(Lupinus perennis) Pea family Flowers - Vivid blue, very rarely pink or white, butterfly-shaped corolla consisting of standard, wings, and keel; about 1/2 in. long, borne in a long raceme at end of stern; calyx 2-lipped, deeply toothed. Stem: Erect, branching, leafy, to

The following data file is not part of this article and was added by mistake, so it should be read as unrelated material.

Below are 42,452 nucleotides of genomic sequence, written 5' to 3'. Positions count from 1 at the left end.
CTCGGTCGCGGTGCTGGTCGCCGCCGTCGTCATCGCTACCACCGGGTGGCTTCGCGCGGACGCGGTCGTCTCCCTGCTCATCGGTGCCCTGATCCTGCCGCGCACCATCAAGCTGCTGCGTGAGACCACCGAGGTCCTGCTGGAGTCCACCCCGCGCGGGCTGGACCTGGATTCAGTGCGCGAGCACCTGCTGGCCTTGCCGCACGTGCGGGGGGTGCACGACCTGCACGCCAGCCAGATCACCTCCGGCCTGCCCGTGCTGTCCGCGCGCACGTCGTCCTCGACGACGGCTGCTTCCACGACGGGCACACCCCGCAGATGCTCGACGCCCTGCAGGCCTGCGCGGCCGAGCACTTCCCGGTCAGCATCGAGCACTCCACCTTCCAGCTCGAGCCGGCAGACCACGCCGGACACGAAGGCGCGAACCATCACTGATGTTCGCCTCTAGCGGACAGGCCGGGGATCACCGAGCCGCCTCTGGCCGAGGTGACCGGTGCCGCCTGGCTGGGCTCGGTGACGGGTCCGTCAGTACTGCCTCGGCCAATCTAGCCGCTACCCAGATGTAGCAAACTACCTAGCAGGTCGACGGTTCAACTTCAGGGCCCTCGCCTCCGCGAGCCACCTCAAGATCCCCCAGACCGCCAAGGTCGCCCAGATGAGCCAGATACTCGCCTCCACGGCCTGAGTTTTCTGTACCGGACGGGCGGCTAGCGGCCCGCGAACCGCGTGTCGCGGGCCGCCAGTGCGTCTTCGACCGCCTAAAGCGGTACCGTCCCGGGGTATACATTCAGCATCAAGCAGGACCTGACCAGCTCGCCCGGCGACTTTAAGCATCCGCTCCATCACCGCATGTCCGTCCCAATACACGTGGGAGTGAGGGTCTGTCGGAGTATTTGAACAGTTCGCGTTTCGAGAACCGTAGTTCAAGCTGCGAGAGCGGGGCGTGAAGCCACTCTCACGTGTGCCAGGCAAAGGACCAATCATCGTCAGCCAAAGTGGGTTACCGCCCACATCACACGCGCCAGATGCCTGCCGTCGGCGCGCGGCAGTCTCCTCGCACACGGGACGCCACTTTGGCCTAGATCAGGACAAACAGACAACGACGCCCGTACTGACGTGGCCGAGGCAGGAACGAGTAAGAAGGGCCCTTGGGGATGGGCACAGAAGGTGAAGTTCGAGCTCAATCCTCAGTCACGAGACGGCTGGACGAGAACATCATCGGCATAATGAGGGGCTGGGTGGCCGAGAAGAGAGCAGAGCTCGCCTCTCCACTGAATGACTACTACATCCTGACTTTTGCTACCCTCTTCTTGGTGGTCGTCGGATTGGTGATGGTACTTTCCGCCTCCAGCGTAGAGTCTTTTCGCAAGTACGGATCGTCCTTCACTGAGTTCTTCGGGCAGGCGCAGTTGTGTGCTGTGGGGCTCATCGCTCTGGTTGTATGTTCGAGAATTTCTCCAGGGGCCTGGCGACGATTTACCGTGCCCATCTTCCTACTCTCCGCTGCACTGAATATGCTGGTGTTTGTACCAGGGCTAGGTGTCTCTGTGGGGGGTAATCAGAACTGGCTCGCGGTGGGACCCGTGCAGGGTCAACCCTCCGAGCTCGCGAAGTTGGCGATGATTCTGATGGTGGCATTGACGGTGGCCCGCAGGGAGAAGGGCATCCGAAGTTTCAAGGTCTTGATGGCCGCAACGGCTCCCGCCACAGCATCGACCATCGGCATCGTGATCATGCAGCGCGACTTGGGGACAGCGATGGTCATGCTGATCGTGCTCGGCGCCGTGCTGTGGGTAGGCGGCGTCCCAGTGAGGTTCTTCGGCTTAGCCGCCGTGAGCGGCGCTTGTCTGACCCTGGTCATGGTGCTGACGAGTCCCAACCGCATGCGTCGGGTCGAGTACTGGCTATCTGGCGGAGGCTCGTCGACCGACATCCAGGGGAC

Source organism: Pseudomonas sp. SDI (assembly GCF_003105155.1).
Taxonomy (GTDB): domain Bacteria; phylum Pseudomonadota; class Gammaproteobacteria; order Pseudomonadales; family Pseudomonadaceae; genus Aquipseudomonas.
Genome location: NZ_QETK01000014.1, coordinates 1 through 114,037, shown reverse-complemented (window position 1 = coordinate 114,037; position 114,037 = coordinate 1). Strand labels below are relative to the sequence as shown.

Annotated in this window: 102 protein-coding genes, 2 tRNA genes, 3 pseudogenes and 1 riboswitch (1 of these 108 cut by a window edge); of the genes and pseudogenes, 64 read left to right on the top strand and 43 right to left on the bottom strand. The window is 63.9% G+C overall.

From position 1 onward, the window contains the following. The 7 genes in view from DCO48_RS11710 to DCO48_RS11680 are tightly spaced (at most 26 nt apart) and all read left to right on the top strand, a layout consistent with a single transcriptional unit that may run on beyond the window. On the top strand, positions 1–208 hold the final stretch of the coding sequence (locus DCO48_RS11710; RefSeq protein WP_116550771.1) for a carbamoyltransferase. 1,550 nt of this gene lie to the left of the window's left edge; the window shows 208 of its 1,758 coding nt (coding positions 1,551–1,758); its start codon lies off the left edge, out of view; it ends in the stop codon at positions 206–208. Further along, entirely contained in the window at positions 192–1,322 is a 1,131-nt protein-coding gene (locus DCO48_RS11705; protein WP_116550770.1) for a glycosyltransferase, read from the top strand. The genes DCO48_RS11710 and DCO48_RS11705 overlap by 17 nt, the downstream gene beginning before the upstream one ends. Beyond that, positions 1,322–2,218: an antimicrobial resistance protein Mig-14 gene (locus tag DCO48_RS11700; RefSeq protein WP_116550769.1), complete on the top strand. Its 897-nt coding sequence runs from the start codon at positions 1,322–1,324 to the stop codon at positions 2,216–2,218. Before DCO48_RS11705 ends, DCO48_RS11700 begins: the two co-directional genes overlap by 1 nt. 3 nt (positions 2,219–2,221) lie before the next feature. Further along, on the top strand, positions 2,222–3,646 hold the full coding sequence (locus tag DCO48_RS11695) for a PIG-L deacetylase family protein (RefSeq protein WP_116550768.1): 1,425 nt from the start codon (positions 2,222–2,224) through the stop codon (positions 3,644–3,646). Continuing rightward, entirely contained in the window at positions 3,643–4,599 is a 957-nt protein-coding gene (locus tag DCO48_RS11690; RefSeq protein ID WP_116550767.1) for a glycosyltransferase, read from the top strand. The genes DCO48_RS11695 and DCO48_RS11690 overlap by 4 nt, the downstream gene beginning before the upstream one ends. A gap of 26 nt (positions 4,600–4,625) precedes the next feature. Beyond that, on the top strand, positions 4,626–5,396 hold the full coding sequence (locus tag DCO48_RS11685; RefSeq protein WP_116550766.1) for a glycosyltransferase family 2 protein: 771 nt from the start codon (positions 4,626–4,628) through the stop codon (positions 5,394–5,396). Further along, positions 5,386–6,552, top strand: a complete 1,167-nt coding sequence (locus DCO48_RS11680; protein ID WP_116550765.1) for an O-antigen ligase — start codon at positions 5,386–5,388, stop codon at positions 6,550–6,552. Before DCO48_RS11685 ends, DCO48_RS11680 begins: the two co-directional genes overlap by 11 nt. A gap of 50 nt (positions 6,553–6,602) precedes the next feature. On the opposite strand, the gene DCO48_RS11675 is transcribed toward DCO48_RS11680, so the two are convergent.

2 ft. high. Leaves: Palmnate, compounded of from 7 to 11 (usually 8) leaflets. Fruit: A broad, flat, very hairy pod, 1 1/2 in. long, and containing 4 or 5 seeds. Preferred Habitat - Dry, sandy places, banks, and hillsides. Flowering Season - May-June. Distribution - United States east of Mississippi, and eastern Canada. Farmers once thought that this plant preyed upon the fertility of their soil, as we see in the derivation of its name, from lupus, a wolf; whereas the lupine contents itself with sterile waste land no one should grudge it - steep gravelly banks, railroad tracks, exposed sunny hills, where even it must often burn out under fierce sunshine did not its root penetrate to surprising depths. It spreads far and wide in thrifty colonies, reflecting the vivid color of June skies, until, as Thoreau says, "the earth is blued with it." What is the advantage gained in the pea-shaped blossom? As usual, the insect that fertilizes the flower best knows the answer. The corolla has five petals, the upper one called the standard, chiefly a flaunted advertisement; two side wings, or platforms, to alight on; and a keel like a miniature boat, formed by the two lower petals, whose edges meet. In this the pistil, stamens, and nectar are concealed and protected. The pressure of a bee's weight as he alights on the wings, light as it must be, is nevertheless sufficient to depress and open the keel, which is elastically affected by their motion, and so to expose the pollen just where the long-lipped bee must rub off some against his underside as he sucks the nectar. He actually seems to pump the pollen that has fallen into the forward part of the keel upon himself, as he moves about. As soon as he leaves the flower, the elastic wings resume their former position, thus closing the keel to prevent waste of pollen. Take a sweet pea from the garden, press down its wings with the thumb and forefinger to imitate the action of the bee on them; note how the keel opens to display its treasures, and resumes its customary shape when the pressure is removed. The lupine is another of those interesting plants which go to sleep at night. Some members of the genus erect one half of the leaf and droop the other half until it becomes a vertical instead of the horizontal star it is by day. Frequently the leaflets rotate as much as 90 degrees on their own axes. Some lupines fold their leaflets, not at night only, but during the day also there is more or less movement in the leaves. Sun dial, a popular name for the wild lupine, has reference to this peculiarity. The leaf of our species shuts downward around its stem, umbrella fashion, or the leaflets are erected to prevent the chilling which comes to horizontal surfaces by radiation, some scientists think. "That the sleep movements of leaves are in some manner of high importance to the plants which exhibit them," says Darwin, "few will dispute who have observed how complex they sometimes are." CANADIAN or SHOWY TICK-TREFOIL (Meibomia Canadensis; Desmodium Canadense of Gray) Pea family Flowers - Pinkish or bluish purple, butterfly-shaped, about 1/2 in. long, borne in dense, terminal, elongated racemes. Stem; Erect, hairy, leafy, 2 to 8 ft. high. Leaves: Compounded of 3 oblong leaflets, the central one largest; upper leaves nearly seated on stem; bracts, conspicuous before flowering, early falling off. Fruit: A flat pod, about 1 in. long, jointed, and covered with minute hooked bristles, the lower edge of pod scalloped; almost seated in calyx. Preferred Habitat - Thickets, woods, riverbanks, bogs. Flowering Season - July-September. Distribution - New Brunswick to Northwest Territory, south to North Carolina, westward to Indian Territory and Dakota. As one travels hundreds or even thousands of miles in a comfortable railway carriage and sees the same flowers growing throughout the length and breadth of the area, one cannot but wonder however the plants manage to make the journey. We know some creep along the ground, or under it, a tortoise pace, but a winning one; that some send their offspring flying away from home, like dandelions and thistles; and many others with wings and darts are blown by the wind. Berries have their seeds dropped afar by birds. Aquatic plants and those that grow beside running water travel by river and flood. European species reach our shores among the ballast. Darwin raised over sixty wild plants from seed carried in a pellet of mud taken from the leg of a partridge. So on and so on. The imagination delights to picture these floral vagabonds, each with its own clever method of getting a fresh start in the world. But by none of these methods just mentioned do the tick-trefoils spread abroad. Theirs is indeed a by hook or by crook system. The scalloped, jointed pod, where the seeds lie concealed, has minute crooked bristles, which catch in the clothing of man or beast, so that every herd of sheep, every dog, every man, woman, or child who passes through a patch of trefoils gives them a lift. After a walk through the woods and lanes of late summer and autumn, one's clothes reveal scores of tramps that have stolen a ride in the hope of being picked off and dropped amid better conditions in which to rear a family. Only the largest bees can easily "explode" the showy tick-trefoil. A bumblebee alights upon a flower, thrusts his head under the base of the standard petal, and forces apart the wing petals with his legs, in order to dislodge them from the standard. This motion causes the keel, also connected with the standard, to snap down violently, thus releasing the column within and sending upward an explosion of pollen on the under surface of the bee. Here we see the wing petals acting as triggers to discharge the flower. Depress them and up flies the fertilizing dust - once. The little gun will not "go off" twice. No nectar rewards the visitor, which usually is a pollen-collecting bee. The highly intelligent and important bumblebee has the advantage over his smaller kin in being able to discharge the pollen from both large and smaller flowers. The NAKED-FLOWERED TICK-TREFOIL (M. nudiflora; D. nudiflorum of Gray) lifts narrow, few-flowered panicles of rose-purple blooms during July and August. The flowers are much smaller than those of the showy trefoil; however, when seen in masses, they form conspicuous patches of color in dry woods. Note that there is a flower stalk which is usually leafless and also a leaf-bearing stem rising from the base of the plant, the latter with its leaves all crowded at the top, if you would distinguish this very common species from its multitudinous kin. The trefoliate leaves are pale beneath. The two or three jointed pod rises far above the calyx on its own stalk, as in the next species. The POINTED-LEAVED TICK-TREFOIL (M. grandifiora; D. acuminatum of Gray) has for its distinguishing feature a cluster of leaves high up on the same stem from which rises a stalk bearing a quantity of purple flowers that are large by comparison only. The leaves have leaflets from two to six inches long, rounded on the sides, but acutely pointed, and with scattered hairs above and below. This trefoil is found blooming in dry or rocky woods, throughout a wide range, from June to September. Lying outstretched for two to six feet on the dry ground of open woods and copses east of the Mississippi, the PROSTRATE TICK-TREFOIL (M. Michauxii; D. rotundifoliurn of Gray) can certainly be named by its soft hairiness, the almost perfect roundness of its trefoliate leaves, its rather loose racemes of deep purple flowers that spring both from the leaf axils and from the ends of the sometimes branching stem; and by its three to five jointed pod, which is deeply scalloped on its lower edge and somewhat indented above, as well. BLUE, TUFTED, or COW VETCH or TARE; CAT PEAS; TINEGRASS (Vicia Cracca) Pea family Flowers - Blue, later purple; 1/2 in. long, growing downward in 1-sided spike, 15 to 40 flowered; calyx oblique, small, with unequal teeth; corolla butterfly-shaped, consisting of standard, wings, and keel, all oblong; the first clawed, the second oblique, and adhering to the shorter keel; 10 stamens, 1 detached from other 9. Stem: Slender, weak, climbing or trailing, downy, 2 to 4 ft. long. Leaves: Tendril bearing, divided into 18 to 24 thin, narrow, oblong leaflets. Fruit: A smooth pod 1 in. long or less, 5 to 8 seeded. Preferred Habitat - Dry soil, fields, wastelands. Flowering Season - June-August. Distribution - United States from New Jersey, Kentucky, and Iowa northward and northwestward. Europe and Asia. Dry fields blued with the bright blossoms of the tufted vetch, and roadsides and thickets where the angular vine sends forth vivid patches of color, resound with the music of happy bees. Although the parts of the flower fit closely together, they are elastic, and opening with the energetic visitor's weight and movement give ready access to the nectary. On his departure they resume their original position, to protect both nectar and pollen from rain and pilferers whose bodies are not perfectly adapted to further the flower's cross-fertilization. The common bumblebee (Bombus terrestris) plays a mean trick, all too frequently, when he bites a hole at the base of the blossom, not only gaining easy access to the sweets for himself, but opening the way for others less intelligent than he, but quite ready to profit by his mischief, and so defeat nature's plan. Dr. Ogle observed that the same bee always acts in the same manner, one sucking the nectar legitimately, another always biting a hole to obtain it surreptitiously, the natural inference, of course, being that some bees, like small boys, are naturally depraved. In cultivated fields and waste places farther south and westward to the Pacific Coast roams the COMMON or PEBBLE VETCH OR TARE (V. saliva), another domesticated weed that has come to us from Europe, where it is extensively grown for fodder. Let no reproach fall on these innocent plants that bear an opprobrious name: the tare of Scripture is altogether different, the bearded darnel of Mediterranean regions, whose leaves deceive one by simulating those of wheat, and whose smaller seeds, instead of nourishing man, poison him. Only one or two light blue-purple flowers grow in the axils of the leaves of our common vetch. The leaf, compounded of from eight to fourteen leaflets, indented at the top, has a long terminal tendril, whose little sharp tip assists the awkward vine, like a grappling hook. The AMERICAN VETCH or TARE or PEA VINE (V. Americana) boasts slightly larger bluish-purple flowers than the blue vetch, but fewer of them; from three to nine only forming its loose raceme. In moist soil throughout a very broad northerly and westerly range it climbs and trails its graceful way, with the help of the tendrils on the tips of leaves compounded of from eight to fourteen oblong, blunt, and veiny leaflets. BEACH, SEA, SEASIDE, or EVERLASTING PEA (Lathyrus maritimus) Pea family Flowers - Purple, butterfly-shaped, consisting of standard petal, wings, and keel; 1 in. long or less, clustered in short raceme at end of slender footstalk from leaf axils; calyx 5-toothed; stamens 10 (9 and 1); style curved, flattened, bearded on inner side. Stem: to 2 ft. long, stout, reclining, spreading, leafy. Leaves: Compounded of 3 to 6 pairs of oblong leaflets somewhat larger than halberd-shaped stipules at base of leaf; branched tendrils at end of it. Fruit: A flat, 2-valved, veiny pod, continuous between the seeds. Preferred Habitat - Beaches of Atlantic and Pacific Oceans, also of Great Lakes. Flowering Season - May-August. Sometimes blooming again in autumn. Distribution - New Jersey to Arctic Circle; also Northern Europe and Asia. Sturdy clumps of the beach pea, growing beyond reach of the tide in the dunes and sandy wastelands back of the beach, afford the bee the last restaurant where he may regale himself without fear of drowning. From some members of the pea family, as from the wild lupine, for example, his weight, as he moves about, actually pumps the pollen that has fallen into the forward part of the blossom's keel onto his body, that he may transfer it to another flower. In some other members his weight so depresses the keel that the stamens are forced out to dust him over, the flower resuming its original position to protect its nectar and the remaining pollen just as soon as the pressure is removed. Other peas, again, burst at his pressure, and discharge their pollen on him. Now, in the beach pea, and similarly in the vetches, the style is hairy on its inner side, to brush out the pollen on the visitor who sets the automatic sweeper in motion as he alights and moves about. So perfectly have many members of this interesting family adapted their structure to the requirements of insects, and so implicitly do they rely on their automatic mechanism, that they have actually lost the power to fertilize themselves. In moist or wet ground throughout a northern range from ocean to ocean, the MARSH VETCHLING (Lathyrus palustris) bears its purple, butterfly-shaped flowers, that are the merest trifle over half the size of those of the beach pea. From two to six of these little blossoms are alternately set along the end of the stalk. The leaflets, which are narrowly oblong, and acute at the apex, stand up opposite each other in pairs (from two to four) along the main leafstalk, that splits at the end to form hooked tendrils. BUTTERFLY or BLUE PEA (Clitoria Mariana) Pea family Flowers - Bright lavender blue, showy, about 2 in. long; from 1 to 3 borne on a short peduncle. Calyx tubular, 5-toothed; corolla butterfly-shaped, consisting of very large, erect standard petal, notched at rounded apex; 2 oblong, curved wings, and shorter, acute keel; 10 stamens; style incurved, and hairy along inner side. Stem: Smooth, ascending or partly twining, 1 to 3 ft. high. Leaves: Compounded of 3 oblong leaflets, paler beneath, each on short stalk. Fruit: A few-seeded, acutely pointed pod about 1 in. long. Preferred Habitat - Dry soil. Flowering Season - June-July. Distribution - New Jersey to Florida, westward to Missouri, Texas, and Mexico. A beautiful blossom, flaunting a large banner out of all proportion to the size of its other parts, that it may arrest the attention of its benefactors the bees. According to Henderson, the plant, which is found in our Southern States and over the Mexican border, grows also in the Khasia Mountains of India, but in no intervening place. Several members of the tropic-loving genus, that produce large, highly colored flowers, have been introduced to American hothouses; but the blue butterfly pea is our only native representative. The genus is thought to take its name from kleio, to shut up, in reference to the habit these peas have of seeding long before the flower drops off. WILD or HOG PEANUT (Falcata comosa; Amphicarpaea monoica of Gray) Pea family Flowers - Numerous small, showy ones, borne in drooping clusters from axils of upper leaves; lilac, pale purplish, or rarely white, butterfly-shaped, consisting of standard petal partly enfolding wings and keel. Calyx tubular, 4 or 5 toothed; 10 stamens (9 and 1); 1 pistil. (Also solitary fertile flowers, lacking petals, on thread-like, creeping branches from lower axils or underground). Stem: Twining wiry brownish-hairy, to 8 ft. long. Leaves: Compounded of 3 thin leaflets, egg-shaped at base, acutely pointed at tip. Fruit: Hairy pod 1 in. long. Also 1-seeded, pale, rounded, underground peanut. Preferred Habitat - Moist thickets, shady roadsides. Flowering Season - August-September. Distribution - New Brunswick westward to Nebraska, south to Gulf of Mexico. Amphicarpaea ("seed at both ends"), the Greek name by which this graceful vine was formerly known, emphasizes its most interesting feature, that, nevertheless, seems to many a foolish duplication of energy on Nature's part. Why should the same plant bear two kinds of blossoms and seeds? Among the foliage of low shrubbery and plants in shady lanes and woodside thickets, we see the delicate, drooping clusters of lilac blossoms hanging where bees can readily discover them and, in pilfering their sweets, transfer their pollen from flower to flower. But in case of failure to intercross these blossoms that are dependent upon insect help to set fertile seed, what then? Must the plant run the risk of extinction? Self-fertilization may be an evil, but failure to produce seed at all is surely the greatest one. To guard against such a calamity, insignificant looking flowers that have no petals to open for the enticing of insects, but which fertilize themselves with their own pollen, produce abundant seed close to the ground or under it.Then what need of the showy blossoms hanging in the thicket above? Close inbreeding in the vegetable world, as in the animal, ultimately produces degenerate offspring; and although the showy lilac blossoms of the wild peanut yield comparatively few cross-fertilized seeds, these are quite sufficient to enable the vine to maintain those desired features which are the inheritance from ancestors that struggled in their day and generation after perfection. No plant dares depend upon its cleistogamous or blind flowers alone for offspring; and in the sixty or more genera containing these curious growths, that usually look like buds arrested in development, every plant that bears them bears also showy flowers dependent upon cross-pollination by insect aid. The boy who "Drives home the cows from the pasture Up through the long shady lane" knows how reluctantly they leave the feast afforded by the wild peanut. Hogs, rooting about in the moist soil where it grows, unearth the hairy pods that should produce next year's vines; hence the poor excuse for branding a charming plant with a repellent folk-name,